Overview of Throttle and Pitch Curves

Curves are used to match the pitch of the blade to the RPM of the motor.  If you were to turn the blades so they were pointing up at 45 degree angle, it would slow the motor down due to the increased resistance by air against the blades.  So, whenever you’re increasing the angle of the blades, you need to also increase the engine speed.

This is similar to how the cruise control works  in your car.  If you’re driving on a flat road at 100km/h, the engine’s RPM is constant.  As you start to go up a hill, the engine RPM will increase in order to keep the car going at 100km/hr.

To accomplish this, the output of the left thumb-stick is used to drive BOTH the motor speed and the swash plate servos that set the blade pitch.  The image below shows this relationship.

Click on the diagram to go full screen.

Throttle and Pitch Curves

The relationship between the thumbstick, the blade pitch and motor speed is defined using two curves or graphs:  the pitch curve and the throttle curve.

In the Futaba T7C transmitter, the factory default NORMAL curve is a linear curve.  That is, when the thumbstick is pulled all the way down, the engine is at 0% and the swash plate is at the bottom of the shaft.  When the thumbstick is pushed forward, the swash plate goes to the top and the engine goes to full power.  That is, there is a one-for-one relationship between both.

The linear curve is fine for building the helicopter and doing initial servo adjustments.  However, it is not that great for flying since it will be hard to hover and land.   Also, you cannot do acrobatics (e.g. fly upside down) with a linear curve.

Most transmitters provide throttle-pitch curve sets:

  • NORMAL – used for take-off and landings and precision hovering.
  • IDLE UP1 – regular flight.
  • IDLE UP2 – 3D acrobatics for advanced pilots.

Step 46 – Determine The Range of Blade Pitch

Using the default linear pitch curve (0/25/50/75/100), we need to determine our maximum and minimum pitches.  Here is where we use a pitch gauge.

  • Set your radio to have linear throttle and pitch curves.
  • Put the pitch gauge on one blade.
  • Put the thumb-stick to 0, 25%, 50%, 75% and 100% positions.
  • Using the pitch gauge, measure the angle at each position.
  • Repeat for the other blade.

Shown below are my measurements at P1 (0%), P2(25%), P3 (50%), P4 (75%) and P5 (100%).  The black squares below are the “Actual Pitch” line.  I took the 5 measurements and put them into a spreadsheet then interpolated the data points to see if it was a linear relationship, which it was linear.  The is the “Calculated Pitch” is the solid line below.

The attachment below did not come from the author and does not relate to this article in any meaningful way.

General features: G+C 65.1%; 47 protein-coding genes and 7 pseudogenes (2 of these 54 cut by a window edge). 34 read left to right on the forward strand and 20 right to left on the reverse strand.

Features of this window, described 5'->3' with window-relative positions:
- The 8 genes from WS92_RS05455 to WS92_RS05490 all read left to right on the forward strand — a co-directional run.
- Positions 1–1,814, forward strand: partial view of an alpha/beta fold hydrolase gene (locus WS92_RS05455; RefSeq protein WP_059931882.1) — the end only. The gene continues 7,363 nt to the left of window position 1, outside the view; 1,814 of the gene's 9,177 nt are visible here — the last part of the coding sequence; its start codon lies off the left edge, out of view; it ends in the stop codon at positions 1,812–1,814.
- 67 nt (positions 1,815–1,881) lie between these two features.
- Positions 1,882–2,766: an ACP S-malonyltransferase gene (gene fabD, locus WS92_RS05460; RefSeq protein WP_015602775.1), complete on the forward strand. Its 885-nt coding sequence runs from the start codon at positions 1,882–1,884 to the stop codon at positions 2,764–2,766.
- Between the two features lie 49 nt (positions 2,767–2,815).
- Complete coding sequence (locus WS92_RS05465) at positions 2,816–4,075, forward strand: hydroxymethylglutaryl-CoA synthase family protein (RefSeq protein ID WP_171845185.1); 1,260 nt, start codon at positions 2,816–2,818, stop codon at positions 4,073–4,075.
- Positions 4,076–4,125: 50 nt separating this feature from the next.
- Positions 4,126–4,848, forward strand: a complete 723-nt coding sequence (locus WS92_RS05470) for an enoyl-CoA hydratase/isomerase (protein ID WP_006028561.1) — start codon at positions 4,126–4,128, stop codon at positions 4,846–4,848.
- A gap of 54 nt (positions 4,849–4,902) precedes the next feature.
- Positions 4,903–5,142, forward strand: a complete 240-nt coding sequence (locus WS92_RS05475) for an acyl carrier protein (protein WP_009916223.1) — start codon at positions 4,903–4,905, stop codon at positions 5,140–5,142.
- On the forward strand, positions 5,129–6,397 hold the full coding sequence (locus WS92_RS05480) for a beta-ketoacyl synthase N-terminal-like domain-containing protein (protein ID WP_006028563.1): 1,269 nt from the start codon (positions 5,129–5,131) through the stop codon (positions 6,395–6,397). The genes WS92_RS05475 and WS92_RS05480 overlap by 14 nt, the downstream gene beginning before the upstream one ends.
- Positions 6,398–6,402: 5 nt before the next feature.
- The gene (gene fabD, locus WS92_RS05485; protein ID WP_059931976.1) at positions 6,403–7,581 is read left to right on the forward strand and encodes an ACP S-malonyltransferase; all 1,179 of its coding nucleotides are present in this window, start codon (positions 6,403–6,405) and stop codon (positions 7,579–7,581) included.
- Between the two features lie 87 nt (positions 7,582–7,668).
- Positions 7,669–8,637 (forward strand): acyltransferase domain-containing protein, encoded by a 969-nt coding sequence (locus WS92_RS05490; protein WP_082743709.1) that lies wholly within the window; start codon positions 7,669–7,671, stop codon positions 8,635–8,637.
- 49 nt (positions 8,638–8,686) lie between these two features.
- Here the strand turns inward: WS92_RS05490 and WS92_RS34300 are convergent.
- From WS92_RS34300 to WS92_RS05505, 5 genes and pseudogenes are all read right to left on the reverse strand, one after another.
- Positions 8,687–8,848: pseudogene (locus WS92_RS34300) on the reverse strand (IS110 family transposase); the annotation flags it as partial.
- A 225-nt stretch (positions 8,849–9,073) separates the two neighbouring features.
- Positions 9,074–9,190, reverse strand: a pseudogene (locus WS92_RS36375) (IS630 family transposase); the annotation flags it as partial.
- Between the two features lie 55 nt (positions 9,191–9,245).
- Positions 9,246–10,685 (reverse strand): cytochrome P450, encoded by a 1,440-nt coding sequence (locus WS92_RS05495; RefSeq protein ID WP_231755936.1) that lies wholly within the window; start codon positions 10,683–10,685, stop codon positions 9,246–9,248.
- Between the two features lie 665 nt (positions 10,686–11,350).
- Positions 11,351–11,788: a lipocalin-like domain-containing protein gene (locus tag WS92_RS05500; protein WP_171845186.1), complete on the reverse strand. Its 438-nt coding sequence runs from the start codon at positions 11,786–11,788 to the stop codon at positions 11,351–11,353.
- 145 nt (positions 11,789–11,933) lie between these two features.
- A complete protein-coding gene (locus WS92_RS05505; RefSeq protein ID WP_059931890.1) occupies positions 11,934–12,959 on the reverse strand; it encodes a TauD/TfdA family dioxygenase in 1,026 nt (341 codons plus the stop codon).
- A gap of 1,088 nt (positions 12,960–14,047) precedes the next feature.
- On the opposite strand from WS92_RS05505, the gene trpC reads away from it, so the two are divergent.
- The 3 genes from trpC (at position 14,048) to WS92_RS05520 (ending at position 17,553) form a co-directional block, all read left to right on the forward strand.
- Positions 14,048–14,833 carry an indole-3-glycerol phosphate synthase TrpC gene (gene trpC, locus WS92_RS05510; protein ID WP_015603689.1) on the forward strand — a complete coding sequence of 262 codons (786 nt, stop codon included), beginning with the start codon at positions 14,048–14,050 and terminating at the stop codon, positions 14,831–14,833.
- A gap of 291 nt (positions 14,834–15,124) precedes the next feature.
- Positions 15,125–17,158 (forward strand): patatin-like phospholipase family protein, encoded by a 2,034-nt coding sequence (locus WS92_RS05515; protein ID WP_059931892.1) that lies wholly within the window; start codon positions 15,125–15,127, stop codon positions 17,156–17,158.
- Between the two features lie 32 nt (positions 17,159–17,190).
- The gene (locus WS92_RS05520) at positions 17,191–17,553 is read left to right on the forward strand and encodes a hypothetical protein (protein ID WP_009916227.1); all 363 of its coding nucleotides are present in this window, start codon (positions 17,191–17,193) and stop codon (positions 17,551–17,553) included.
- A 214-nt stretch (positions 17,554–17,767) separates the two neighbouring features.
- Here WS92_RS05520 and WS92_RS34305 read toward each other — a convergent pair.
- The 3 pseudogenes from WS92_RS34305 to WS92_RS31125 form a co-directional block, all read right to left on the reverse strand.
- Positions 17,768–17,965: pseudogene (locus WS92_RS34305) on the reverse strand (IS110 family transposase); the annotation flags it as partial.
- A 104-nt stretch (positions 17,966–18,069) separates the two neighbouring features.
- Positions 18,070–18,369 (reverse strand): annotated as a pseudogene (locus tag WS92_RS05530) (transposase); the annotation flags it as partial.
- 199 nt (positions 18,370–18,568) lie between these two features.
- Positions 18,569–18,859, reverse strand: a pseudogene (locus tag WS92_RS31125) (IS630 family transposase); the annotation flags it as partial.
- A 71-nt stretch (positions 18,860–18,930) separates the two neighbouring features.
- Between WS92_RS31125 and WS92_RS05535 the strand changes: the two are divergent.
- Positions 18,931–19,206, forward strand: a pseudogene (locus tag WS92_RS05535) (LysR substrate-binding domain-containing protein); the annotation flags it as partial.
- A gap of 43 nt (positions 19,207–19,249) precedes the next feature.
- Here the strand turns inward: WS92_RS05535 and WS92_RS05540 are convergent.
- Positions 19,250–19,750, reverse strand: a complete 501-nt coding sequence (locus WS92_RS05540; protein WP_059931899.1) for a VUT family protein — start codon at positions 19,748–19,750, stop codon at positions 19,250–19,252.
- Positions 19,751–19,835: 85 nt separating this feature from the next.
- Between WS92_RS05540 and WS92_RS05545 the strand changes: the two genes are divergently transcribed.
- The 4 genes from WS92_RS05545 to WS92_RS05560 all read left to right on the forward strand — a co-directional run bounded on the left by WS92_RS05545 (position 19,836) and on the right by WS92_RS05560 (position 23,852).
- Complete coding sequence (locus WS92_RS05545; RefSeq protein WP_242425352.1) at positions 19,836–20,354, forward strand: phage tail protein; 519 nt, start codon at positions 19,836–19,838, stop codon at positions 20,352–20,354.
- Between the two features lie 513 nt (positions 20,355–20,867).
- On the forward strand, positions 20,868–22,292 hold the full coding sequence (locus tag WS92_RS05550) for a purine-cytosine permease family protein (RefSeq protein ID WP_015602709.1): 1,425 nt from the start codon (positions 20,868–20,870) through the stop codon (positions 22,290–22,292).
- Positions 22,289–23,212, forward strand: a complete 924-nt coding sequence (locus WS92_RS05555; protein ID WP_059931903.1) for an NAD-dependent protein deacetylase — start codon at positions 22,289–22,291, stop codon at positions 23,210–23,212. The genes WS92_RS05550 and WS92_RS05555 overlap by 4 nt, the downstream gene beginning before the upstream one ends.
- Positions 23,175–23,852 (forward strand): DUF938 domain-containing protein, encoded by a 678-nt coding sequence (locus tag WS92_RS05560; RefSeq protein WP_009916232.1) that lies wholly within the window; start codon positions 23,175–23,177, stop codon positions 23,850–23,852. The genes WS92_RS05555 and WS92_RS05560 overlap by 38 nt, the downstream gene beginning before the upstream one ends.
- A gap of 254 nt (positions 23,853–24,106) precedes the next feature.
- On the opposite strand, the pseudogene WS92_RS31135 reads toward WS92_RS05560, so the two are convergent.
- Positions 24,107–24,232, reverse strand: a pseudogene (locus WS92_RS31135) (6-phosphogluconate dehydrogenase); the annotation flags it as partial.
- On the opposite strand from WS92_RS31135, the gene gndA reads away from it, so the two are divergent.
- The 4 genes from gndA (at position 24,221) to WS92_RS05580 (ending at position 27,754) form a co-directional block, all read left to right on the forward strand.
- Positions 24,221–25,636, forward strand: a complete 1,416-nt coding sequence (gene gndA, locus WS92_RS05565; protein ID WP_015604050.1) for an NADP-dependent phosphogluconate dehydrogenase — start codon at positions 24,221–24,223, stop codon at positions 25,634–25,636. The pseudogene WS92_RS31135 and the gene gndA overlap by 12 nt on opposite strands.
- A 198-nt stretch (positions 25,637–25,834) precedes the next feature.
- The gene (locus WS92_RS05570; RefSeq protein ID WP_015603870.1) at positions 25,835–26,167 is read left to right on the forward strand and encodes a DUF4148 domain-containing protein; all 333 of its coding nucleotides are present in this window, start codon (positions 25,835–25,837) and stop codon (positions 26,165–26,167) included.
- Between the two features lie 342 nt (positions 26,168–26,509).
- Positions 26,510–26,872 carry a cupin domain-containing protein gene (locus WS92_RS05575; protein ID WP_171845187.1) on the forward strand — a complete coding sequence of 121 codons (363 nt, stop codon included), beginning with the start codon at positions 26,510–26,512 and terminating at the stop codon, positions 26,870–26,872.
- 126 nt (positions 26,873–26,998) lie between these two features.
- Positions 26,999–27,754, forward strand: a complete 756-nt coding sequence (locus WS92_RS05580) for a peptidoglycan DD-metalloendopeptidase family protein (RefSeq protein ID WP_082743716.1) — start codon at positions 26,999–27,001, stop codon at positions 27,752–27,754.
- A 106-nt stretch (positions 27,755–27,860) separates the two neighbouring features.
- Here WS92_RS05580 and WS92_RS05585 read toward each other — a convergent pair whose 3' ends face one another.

As you can see, my TREX 500 has incredible pitch range, from -20 to +17 over the range of the thumb stick.

UPDATE: I found out afterwards that I can limit the travel of the swash plate using the radio.  I’m not too happy with the fact that my pitch range is “off-the-charts”.  Apparently using the ENDPOINTs settings to do this is not wise since all the servos move together.  To simply this process, my Futaba 7C radio provides a SWASH-AFR feature where you can limit the range.   Here are my SWASH-AFR settings:

  • AIL: -50%, no change required.
  • ELE: +50%, no change required.
  • PIT: from +50% to +40%.  This setting has an impact on the COLLECTIVE PITCH.  By reducing PIT from +50 to +40, when the thumb-stick was @ 100%, the pitch gauge measured +12 degrees, instead of ~ +20 degrees.  It also reduced the lower end as well, when thumb-stick was @ 0%, I measured -19%.

Step 47 – Configure the curves

I have a 13T pinion gear and a 6S 22.2v LiPo that puts out 2650 mAh, so according to the Align manual, my curves should be:

For My TREX 500
Normal Idle 1 Idle 2
General Flight Sport Flight 3D Flight
TH-CRV
P5 100% 100% 100%
P4 85% 75% 93%
P3 70% 70% 85%
P2 40% 75% 93%
P1 0% 80% 100%
PI-CRV
P5 +12.1° = 87% +12.1° = 87% +12.1° = 87%
P4 78%
P3 +5.4° = 69% +5.4° = 69% 0° = 55%
P2 59.5%
P1 -2.0° = 50% -5.5° = 40% -12.1° = 22%

A really really cool feature of the Futaba T7CH is it will automatically compute P4 if you specify P3 and P5!  Do this:

  1. Enter P5 = 87%
  2. Enter P3 = 69%
  3. Turn the dial to P4.
  4. Hold down the silver dial wheel for 1 second and voila, it will compute 78%.

The graphs are shown below:

Blade pitch vs. Thumbstick Position

Now enter these values into your Futaba transmitter.  Remember, these curves are a feature of the transmitter.  The helicopter is not aware of these curves, it is simply told to apply more or less blade pitch and throttle.